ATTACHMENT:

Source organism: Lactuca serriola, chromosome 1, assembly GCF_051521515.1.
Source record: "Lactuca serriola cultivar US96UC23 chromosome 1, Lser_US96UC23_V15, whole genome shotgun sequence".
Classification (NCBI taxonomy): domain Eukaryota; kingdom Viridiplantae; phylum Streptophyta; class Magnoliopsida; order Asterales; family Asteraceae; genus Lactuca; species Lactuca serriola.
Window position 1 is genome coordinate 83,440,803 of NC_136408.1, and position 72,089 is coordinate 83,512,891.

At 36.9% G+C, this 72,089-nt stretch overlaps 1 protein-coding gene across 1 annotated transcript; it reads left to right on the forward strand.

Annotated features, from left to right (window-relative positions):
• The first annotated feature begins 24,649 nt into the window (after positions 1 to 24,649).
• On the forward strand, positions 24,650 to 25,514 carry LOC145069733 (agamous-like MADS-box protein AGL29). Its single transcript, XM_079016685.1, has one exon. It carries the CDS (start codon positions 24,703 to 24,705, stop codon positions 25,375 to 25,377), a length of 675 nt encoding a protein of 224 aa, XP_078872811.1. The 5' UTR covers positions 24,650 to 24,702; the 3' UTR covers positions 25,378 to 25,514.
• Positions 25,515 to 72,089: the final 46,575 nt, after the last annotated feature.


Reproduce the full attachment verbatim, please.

Source organism: Lactuca serriola, chromosome 1, assembly GCF_051521515.1.
Source record: "Lactuca serriola cultivar US96UC23 chromosome 1, Lser_US96UC23_V15, whole genome shotgun sequence".
Classification (NCBI taxonomy): domain Eukaryota; kingdom Viridiplantae; phylum Streptophyta; class Magnoliopsida; order Asterales; family Asteraceae; genus Lactuca; species Lactuca serriola.
Window position 1 is genome coordinate 83,440,803 of NC_136408.1, and position 72,089 is coordinate 83,512,891.

At 36.9% G+C, this 72,089-nt stretch overlaps 1 protein-coding gene across 1 annotated transcript; it reads left to right on the forward strand.

Annotated features, from left to right (window-relative positions):
• The first annotated feature begins 24,649 nt into the window (after positions 1 to 24,649).
• On the forward strand, positions 24,650 to 25,514 carry LOC145069733 (agamous-like MADS-box protein AGL29). Its single transcript, XM_079016685.1, has one exon. It carries the CDS (start codon positions 24,703 to 24,705, stop codon positions 25,375 to 25,377), a length of 675 nt encoding a protein of 224 aa, XP_078872811.1. The 5' UTR covers positions 24,650 to 24,702; the 3' UTR covers positions 25,378 to 25,514.
• Positions 25,515 to 72,089: the final 46,575 nt, after the last annotated feature.